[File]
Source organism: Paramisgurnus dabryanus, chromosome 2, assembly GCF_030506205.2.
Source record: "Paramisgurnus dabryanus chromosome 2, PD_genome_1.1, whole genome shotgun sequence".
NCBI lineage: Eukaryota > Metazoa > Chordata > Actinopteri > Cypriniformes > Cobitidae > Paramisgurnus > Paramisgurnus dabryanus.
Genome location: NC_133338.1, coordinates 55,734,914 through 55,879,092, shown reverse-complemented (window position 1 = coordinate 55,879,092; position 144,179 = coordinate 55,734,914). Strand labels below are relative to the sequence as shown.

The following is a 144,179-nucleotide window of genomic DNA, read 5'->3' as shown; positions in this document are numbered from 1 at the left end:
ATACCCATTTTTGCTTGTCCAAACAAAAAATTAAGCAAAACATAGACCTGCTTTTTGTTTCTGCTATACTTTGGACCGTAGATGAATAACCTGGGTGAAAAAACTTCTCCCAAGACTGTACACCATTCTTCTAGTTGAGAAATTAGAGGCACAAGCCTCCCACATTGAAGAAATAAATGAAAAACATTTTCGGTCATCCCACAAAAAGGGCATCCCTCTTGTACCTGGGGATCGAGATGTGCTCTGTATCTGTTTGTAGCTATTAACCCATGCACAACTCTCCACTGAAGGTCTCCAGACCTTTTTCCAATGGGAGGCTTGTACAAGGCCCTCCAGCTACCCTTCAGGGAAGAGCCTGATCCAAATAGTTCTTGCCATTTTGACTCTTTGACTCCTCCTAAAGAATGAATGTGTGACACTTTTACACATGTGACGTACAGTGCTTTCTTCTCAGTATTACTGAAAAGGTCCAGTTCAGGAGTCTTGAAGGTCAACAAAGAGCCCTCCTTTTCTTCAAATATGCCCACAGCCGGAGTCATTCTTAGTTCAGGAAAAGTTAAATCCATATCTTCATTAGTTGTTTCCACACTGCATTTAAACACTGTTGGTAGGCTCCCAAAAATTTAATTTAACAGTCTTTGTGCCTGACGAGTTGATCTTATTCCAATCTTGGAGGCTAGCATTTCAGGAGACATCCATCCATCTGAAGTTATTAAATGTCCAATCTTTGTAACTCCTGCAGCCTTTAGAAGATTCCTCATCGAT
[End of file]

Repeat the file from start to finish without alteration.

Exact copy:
Source organism: Paramisgurnus dabryanus, chromosome 2, assembly GCF_030506205.2.
Source record: "Paramisgurnus dabryanus chromosome 2, PD_genome_1.1, whole genome shotgun sequence".
NCBI lineage: Eukaryota > Metazoa > Chordata > Actinopteri > Cypriniformes > Cobitidae > Paramisgurnus > Paramisgurnus dabryanus.
Genome location: NC_133338.1, coordinates 55,734,914 through 55,879,092, shown reverse-complemented (window position 1 = coordinate 55,879,092; position 144,179 = coordinate 55,734,914). Strand labels below are relative to the sequence as shown.

The following is a 144,179-nucleotide window of genomic DNA, read 5'->3' as shown; positions in this document are numbered from 1 at the left end:
ATACCCATTTTTGCTTGTCCAAACAAAAAATTAAGCAAAACATAGACCTGCTTTTTGTTTCTGCTATACTTTGGACCGTAGATGAATAACCTGGGTGAAAAAACTTCTCCCAAGACTGTACACCATTCTTCTAGTTGAGAAATTAGAGGCACAAGCCTCCCACATTGAAGAAATAAATGAAAAACATTTTCGGTCATCCCACAAAAAGGGCATCCCTCTTGTACCTGGGGATCGAGATGTGCTCTGTATCTGTTTGTAGCTATTAACCCATGCACAACTCTCCACTGAAGGTCTCCAGACCTTTTTCCAATGGGAGGCTTGTACAAGGCCCTCCAGCTACCCTTCAGGGAAGAGCCTGATCCAAATAGTTCTTGCCATTTTGACTCTTTGACTCCTCCTAAAGAATGAATGTGTGACACTTTTACACATGTGACGTACAGTGCTTTCTTCTCAGTATTACTGAAAAGGTCCAGTTCAGGAGTCTTGAAGGTCAACAAAGAGCCCTCCTTTTCTTCAAATATGCCCACAGCCGGAGTCATTCTTAGTTCAGGAAAAGTTAAATCCATATCTTCATTAGTTGTTTCCACACTGCATTTAAACACTGTTGGTAGGCTCCCAAAAATTTAATTTAACAGTCTTTGTGCCTGACGAGTTGATCTTATTCCAATCTTGGAGGCTAGCATTTCAGGAGACATCCATCCATCTGAAGTTATTAAATGTCCAATCTTTGTAACTCCTGCAGCCTTTAGAAGATTCCTCATCGAT